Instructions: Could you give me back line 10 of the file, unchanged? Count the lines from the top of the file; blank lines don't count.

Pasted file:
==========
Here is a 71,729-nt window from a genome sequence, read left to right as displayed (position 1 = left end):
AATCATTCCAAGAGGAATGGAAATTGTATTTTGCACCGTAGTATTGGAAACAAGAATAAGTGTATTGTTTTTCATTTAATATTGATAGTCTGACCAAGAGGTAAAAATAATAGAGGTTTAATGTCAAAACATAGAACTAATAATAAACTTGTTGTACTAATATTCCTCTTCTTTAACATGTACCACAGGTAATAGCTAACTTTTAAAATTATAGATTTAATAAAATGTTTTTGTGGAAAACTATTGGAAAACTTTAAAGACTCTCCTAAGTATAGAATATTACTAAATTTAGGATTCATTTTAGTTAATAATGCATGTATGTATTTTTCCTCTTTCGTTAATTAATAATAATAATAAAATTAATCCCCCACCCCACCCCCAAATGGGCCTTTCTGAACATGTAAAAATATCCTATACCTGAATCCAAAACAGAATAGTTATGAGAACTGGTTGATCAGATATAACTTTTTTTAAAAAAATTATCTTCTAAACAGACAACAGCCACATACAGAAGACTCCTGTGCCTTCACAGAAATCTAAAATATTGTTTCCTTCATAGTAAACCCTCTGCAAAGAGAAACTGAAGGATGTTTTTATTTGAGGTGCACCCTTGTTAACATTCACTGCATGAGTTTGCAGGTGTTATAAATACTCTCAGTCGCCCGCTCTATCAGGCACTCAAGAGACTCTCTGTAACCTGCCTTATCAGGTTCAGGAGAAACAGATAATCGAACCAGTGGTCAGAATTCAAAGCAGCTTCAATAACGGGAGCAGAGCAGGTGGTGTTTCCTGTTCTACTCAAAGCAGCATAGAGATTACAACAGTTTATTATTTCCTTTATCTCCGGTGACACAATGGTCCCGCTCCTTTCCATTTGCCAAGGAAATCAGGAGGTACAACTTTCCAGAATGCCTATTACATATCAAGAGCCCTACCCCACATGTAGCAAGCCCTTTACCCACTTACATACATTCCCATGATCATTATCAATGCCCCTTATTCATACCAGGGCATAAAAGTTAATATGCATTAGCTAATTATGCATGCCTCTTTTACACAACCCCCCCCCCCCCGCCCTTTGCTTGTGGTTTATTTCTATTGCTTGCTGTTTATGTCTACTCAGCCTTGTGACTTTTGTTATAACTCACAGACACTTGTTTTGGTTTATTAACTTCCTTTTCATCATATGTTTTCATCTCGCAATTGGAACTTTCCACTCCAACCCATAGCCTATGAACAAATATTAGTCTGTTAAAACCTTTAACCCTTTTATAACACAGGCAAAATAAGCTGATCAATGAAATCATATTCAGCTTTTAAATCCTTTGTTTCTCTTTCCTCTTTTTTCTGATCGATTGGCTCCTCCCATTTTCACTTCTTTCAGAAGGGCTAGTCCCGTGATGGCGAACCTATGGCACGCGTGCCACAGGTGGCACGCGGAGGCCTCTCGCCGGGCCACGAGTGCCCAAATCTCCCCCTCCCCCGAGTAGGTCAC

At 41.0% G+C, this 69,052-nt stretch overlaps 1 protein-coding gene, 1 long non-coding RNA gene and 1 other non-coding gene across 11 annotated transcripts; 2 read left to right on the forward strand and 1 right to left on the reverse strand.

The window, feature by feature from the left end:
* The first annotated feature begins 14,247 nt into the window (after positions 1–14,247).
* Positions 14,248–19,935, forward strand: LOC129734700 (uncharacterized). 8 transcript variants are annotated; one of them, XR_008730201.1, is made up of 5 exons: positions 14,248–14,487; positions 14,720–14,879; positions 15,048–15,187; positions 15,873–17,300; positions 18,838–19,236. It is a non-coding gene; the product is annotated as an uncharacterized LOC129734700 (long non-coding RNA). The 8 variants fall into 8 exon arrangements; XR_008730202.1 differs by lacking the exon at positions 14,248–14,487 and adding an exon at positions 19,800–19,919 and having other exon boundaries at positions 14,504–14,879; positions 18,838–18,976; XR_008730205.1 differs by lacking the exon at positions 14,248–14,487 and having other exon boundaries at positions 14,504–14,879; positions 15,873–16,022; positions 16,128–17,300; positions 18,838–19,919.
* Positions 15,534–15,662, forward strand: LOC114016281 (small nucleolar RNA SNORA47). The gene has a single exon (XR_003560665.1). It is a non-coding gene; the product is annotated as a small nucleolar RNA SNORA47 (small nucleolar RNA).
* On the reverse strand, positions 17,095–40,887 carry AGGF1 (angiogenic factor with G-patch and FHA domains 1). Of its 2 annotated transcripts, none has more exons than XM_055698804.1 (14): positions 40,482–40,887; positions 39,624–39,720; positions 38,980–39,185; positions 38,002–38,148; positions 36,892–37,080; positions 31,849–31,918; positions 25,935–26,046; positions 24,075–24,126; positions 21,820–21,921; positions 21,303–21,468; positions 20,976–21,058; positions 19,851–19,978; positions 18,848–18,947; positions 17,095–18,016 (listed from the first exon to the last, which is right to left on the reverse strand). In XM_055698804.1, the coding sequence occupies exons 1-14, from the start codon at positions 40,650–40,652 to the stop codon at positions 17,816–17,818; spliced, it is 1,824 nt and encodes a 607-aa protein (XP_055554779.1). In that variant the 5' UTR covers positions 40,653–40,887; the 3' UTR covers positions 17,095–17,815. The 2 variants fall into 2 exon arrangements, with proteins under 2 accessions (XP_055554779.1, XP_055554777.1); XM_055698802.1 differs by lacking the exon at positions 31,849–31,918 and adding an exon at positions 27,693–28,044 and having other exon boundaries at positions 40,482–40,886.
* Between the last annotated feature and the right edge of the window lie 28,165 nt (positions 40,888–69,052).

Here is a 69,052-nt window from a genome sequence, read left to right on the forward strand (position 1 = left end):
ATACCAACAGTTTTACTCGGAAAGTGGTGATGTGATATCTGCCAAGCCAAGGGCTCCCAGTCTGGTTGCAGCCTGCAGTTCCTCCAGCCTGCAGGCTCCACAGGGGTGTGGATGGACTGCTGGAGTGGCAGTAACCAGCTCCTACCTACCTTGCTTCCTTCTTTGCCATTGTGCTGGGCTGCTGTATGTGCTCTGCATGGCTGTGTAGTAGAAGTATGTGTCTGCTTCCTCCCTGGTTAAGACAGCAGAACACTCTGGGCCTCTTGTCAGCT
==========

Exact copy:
Here is a 69,052-nt window from a genome sequence, read left to right on the forward strand (position 1 = left end):